On this day in 1754, a young George Washington experiences his first combat. Did you know that he was involved in an incident that helped to trigger the French and Indian War?
The dispute then centered on the Ohio Country. Who would own and control that land? The French? Or the English?
A young George Washington sat squarely in the middle of the dispute. Just one year earlier, he’d been dispatched to the region with a letter from Virginia Governor Robert Dinwiddie. The letter asked the French to withdraw. Washington was cordially received, but the French maintained that their claim to the Ohio Valley was “incontestable.”
In the spring of 1754, Virginia responded by raising a regiment of men. Washington was promoted to the rank of Lt. Colonel and sent back to the Ohio Country with 160 men. His task was to secure an area near the intersection of the Allegheny and Monongahela Rivers (in present-day Pittsburgh). Washington was empowered to “make Prisoners of or kill & destroy” anyone who disputed British control of the region.
In the meantime, the French had taken the fort in the area, renaming it Fort Duquesne. Washington made his own small camp nearby and waited for reinforcements. But on May 27, he received a message from the Indians: The French were approaching Washington’s position. Washington decided to go on the offensive. Early on May 28, he advanced toward the French position with 40 men. He was joined by about 12 Indian warriors. Together, the two encircled the French detachment of slightly over 30 men.
What happened next is disputed. Who shot first? Did the French try to surrender? Were they on a diplomatic mission or a military one? The Indian Half King spoke fluent French, but Washington did not. Thus, the Half King may have been left to interpret the French commander’s statements at a critical moment. Either way, the conflict was over quickly. When the dust settled, about a dozen Frenchmen were dead or wounded and 21 were captured. One of the dead was the French commander, Ensign Joseph Coulon de Villiers, sieur de Jumonville. In the French view, Jumonville was not a casualty of war. Not only was he on a diplomatic mission, they claimed, but he had been trying to surrender. Thus, killing him was murder.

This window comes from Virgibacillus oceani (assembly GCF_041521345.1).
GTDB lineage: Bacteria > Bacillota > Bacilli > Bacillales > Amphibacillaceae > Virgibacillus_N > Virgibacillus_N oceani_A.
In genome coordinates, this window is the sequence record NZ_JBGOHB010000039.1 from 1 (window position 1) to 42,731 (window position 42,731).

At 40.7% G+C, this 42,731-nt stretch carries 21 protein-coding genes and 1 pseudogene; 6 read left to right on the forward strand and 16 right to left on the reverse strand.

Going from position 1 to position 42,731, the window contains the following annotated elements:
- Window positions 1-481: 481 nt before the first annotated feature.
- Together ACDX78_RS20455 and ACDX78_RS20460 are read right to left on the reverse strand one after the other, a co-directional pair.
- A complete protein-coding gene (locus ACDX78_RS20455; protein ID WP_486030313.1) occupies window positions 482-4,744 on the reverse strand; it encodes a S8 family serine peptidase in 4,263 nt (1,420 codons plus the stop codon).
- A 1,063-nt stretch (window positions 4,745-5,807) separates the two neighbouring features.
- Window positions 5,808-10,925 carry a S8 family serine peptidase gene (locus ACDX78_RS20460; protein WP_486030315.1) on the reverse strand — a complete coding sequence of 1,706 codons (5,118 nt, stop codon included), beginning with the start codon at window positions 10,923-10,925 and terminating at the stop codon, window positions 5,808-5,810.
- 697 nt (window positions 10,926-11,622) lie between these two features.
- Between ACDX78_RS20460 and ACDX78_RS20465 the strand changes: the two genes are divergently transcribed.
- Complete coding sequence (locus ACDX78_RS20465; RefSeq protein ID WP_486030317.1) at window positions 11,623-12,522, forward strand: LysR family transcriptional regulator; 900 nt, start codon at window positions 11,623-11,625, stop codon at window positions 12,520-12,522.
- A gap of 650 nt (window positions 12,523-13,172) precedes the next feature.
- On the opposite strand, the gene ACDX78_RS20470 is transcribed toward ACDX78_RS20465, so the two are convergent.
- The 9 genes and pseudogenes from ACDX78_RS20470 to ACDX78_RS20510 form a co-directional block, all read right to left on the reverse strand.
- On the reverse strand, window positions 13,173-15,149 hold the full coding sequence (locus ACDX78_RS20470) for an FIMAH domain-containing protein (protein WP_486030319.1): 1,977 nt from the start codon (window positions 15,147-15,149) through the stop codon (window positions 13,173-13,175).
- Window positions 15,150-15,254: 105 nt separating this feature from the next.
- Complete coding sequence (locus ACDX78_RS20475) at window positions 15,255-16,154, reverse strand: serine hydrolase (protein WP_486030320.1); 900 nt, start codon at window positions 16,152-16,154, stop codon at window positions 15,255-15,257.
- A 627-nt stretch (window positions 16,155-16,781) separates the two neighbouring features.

As for Washington, he did not believe that the French were on a diplomatic mission. The next day, he wrote Dinwiddie, enclosing some papers from the French: “Officers pretend they were coming on an Embassy, but the absurdity of this pretext is too glaring as your Honour will see by the Instructions and summons inclos’d.”
Whatever questions may have surrounded the incident, this and other experiences in the Ohio Valley shaped Washington. He learned and grew. One of his biographers has written of Washington: “Instead of going to college, Washington went to war.”
The war for independence was coming, although Washington could not then know it.